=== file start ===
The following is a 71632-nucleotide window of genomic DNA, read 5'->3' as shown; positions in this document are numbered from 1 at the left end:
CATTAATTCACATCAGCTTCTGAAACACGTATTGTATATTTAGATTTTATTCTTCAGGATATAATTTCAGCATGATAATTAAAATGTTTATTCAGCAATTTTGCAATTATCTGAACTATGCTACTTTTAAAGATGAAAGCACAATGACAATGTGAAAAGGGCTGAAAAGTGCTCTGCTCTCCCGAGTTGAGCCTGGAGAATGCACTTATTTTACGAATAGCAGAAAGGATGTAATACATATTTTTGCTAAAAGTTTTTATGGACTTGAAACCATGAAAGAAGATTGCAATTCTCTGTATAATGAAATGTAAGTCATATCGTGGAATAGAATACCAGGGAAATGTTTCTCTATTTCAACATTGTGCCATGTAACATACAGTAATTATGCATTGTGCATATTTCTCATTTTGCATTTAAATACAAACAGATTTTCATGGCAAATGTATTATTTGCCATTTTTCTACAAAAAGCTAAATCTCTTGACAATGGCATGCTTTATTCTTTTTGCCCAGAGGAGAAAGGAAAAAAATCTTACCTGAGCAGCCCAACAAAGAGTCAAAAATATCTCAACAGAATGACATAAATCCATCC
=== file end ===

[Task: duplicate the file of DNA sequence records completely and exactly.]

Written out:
The following is a 71632-nucleotide window of genomic DNA, read 5'->3' as shown; positions in this document are numbered from 1 at the left end:
CATTAATTCACATCAGCTTCTGAAACACGTATTGTATATTTAGATTTTATTCTTCAGGATATAATTTCAGCATGATAATTAAAATGTTTATTCAGCAATTTTGCAATTATCTGAACTATGCTACTTTTAAAGATGAAAGCACAATGACAATGTGAAAAGGGCTGAAAAGTGCTCTGCTCTCCCGAGTTGAGCCTGGAGAATGCACTTATTTTACGAATAGCAGAAAGGATGTAATACATATTTTTGCTAAAAGTTTTTATGGACTTGAAACCATGAAAGAAGATTGCAATTCTCTGTATAATGAAATGTAAGTCATATCGTGGAATAGAATACCAGGGAAATGTTTCTCTATTTCAACATTGTGCCATGTAACATACAGTAATTATGCATTGTGCATATTTCTCATTTTGCATTTAAATACAAACAGATTTTCATGGCAAATGTATTATTTGCCATTTTTCTACAAAAAGCTAAATCTCTTGACAATGGCATGCTTTATTCTTTTTGCCCAGAGGAGAAAGGAAAAAAATCTTACCTGAGCAGCCCAACAAAGAGTCAAAAATATCTCAACAGAATGACATAAATCCATCC